The Wallraf-Richartz Museum is one of the three major museums in Cologne, Germany. It houses an art gallery with a collection of fine art from the medieval period to the early twentieth century. Part of its collection was used for the establishment of Museum Ludwig in 1976.
The Madonna in the Rose Bower, shown at right, is among the Gothic paintings in the collection of the Wallraf-Richartz Museum. It was created by Stefan Lochner, who lived between 1410 and 1451 in Germany, mainly working in Cologne. He is considered a late Gothic painter. His work usually has a clean appearance, combining the Gothic attention toward long flowing lines with brilliant colors and a Flemish influence of realism and attention to detail. This painting is considered typical of his style. It was executed about 1450 and shows the Virgin and Child reposing in a blooming rose arbor that is attended by Lochner's characteristic, child angels.
Jacob van Utrecht is the painter of the altarpiece for the Great Saint Martin Church in Cologne, dated 1515, which is now in the Wallraf-Richartz Museum. This painter is also known by another signature, "Jacobus Traicetensis". He was an early Renaissance Flemish painter who worked in Antwerp and Lübeck, and his lifespan is thought to have been from 1479 to sometime after 1525. In addition to Jacobus Traicetensis, he also signed some of his artworks with his real surname, Claez.
Very little is known about the painter. Research on this important Flemish artist did not begin until the end of nineteenth century. Although it is not certain, it appears that he was born in Utrecht. It is assumed that he became a citizen of Antwerp around 1500 and he is recorded as a "free master craftsman" of the Guild of St Luke there from 1506 to 1512.
From 1519 to 1525 he is recorded as a member of the Leonardsbruderschaft ("Leonard's Brotherhood"), a religious confraternity of merchants in Lübeck among whose ranks the leaders of the Protestant Reformation in the 1530s could be found. Nothing else has been discovered about him.
Among other works from the Early Renaissance in the collection is Adoration of the Child (Bosch) by Hieronymous Bosch.
The Wallraf-Richartz collection includes the work of Impressionist painter, Berthe Morisot, which was painted in 1881, and is entitled, Child among staked roses or "Kind zwischen Stockrosen".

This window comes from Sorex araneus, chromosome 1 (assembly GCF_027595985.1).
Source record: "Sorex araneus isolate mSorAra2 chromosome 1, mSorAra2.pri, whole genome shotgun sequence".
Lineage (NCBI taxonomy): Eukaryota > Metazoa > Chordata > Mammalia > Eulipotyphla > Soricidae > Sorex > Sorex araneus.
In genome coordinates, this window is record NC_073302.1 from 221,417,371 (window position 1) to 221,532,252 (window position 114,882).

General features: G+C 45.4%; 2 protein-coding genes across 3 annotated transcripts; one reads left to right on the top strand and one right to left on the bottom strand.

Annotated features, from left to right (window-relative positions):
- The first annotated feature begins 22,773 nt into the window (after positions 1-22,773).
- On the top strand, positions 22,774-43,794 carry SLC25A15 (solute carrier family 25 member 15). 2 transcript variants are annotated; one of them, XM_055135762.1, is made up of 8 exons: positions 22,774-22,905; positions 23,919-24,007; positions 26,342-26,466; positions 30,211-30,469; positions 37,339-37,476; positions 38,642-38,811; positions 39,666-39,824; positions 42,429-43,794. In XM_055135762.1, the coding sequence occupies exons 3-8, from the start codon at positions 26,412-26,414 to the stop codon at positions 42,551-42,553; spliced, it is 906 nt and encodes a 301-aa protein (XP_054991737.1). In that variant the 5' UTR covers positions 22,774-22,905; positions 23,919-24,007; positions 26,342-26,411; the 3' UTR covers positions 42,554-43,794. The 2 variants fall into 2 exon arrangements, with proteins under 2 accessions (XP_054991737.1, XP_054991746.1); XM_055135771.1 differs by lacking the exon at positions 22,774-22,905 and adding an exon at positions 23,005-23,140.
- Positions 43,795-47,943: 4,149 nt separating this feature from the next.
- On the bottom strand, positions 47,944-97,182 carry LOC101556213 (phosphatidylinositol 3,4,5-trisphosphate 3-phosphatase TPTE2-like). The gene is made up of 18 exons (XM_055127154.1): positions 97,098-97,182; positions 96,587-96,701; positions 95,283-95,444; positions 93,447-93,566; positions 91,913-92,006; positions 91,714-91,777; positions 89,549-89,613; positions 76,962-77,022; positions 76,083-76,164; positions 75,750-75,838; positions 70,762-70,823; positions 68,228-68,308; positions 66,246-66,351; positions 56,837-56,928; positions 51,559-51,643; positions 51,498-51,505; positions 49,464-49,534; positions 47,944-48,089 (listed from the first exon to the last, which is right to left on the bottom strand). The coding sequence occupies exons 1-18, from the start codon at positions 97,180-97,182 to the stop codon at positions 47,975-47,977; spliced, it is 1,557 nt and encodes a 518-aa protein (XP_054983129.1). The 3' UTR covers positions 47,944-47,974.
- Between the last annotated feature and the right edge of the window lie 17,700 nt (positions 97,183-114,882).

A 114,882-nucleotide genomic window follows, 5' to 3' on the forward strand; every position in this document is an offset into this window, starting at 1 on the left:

In 1864, paintings by Morisot began to be admitted for exhibition in the highly esteemed Salon de Paris. Sponsored by the government and judged by academicians, the Salon is the annual juried exhibition of the best new paintings and sculptures, the official art exhibition of the Académie des beaux-arts in Paris.
Her work continued to be selected for exhibition in the salon for ten years before, in 1874, she joined the "rejected" Impressionists in the first of their own exhibitions. Organized by Cézanne, Degas, Monet, Morisot, Pissarro, Renoir, and Sisley, it was held at the studio of the photographer, Nadar.
James Rosenquist, born on November 29, 1933, is an acclaimed American artist. He was born in Grand Forks, North Dakota. In junior high school, Rosenquist won a short-term scholarship to study at the Minneapolis School of Art and subsequently studied painting at the University of Minnesota from 1952 to 1954. In 1955 he moved to New York on scholarship to study at the Art Students League. From 1957 to 1960, he earned his living as a billboard painter. This was perfect training, as it turned out, for an artist about to explode onto the pop art scene.
The Wallraf-Richartz Museum participated in his first early career retrospective in 1972 in conjunction with the Whitney Museum of American Art, in New York. Since that retrospective, he has been the subject of several gallery and museum exhibitions, both in the United States and Europe.
On February 14, 2008, the Wallraf-Richartz Museum announced that On the Banks of the Seine by Port Villez, attributed to Claude Monet, was a forgery. The discovery was made when the painting was examined by restorers prior to an upcoming Impressionism exhibition. X-ray and infrared testing revealed that a "colorless substance" had been applied to the canvas to make it appear older. The picture was acquired by the museum in 1954. The museum, which will keep the forgery, still has five authentic Monet paintings in its collection.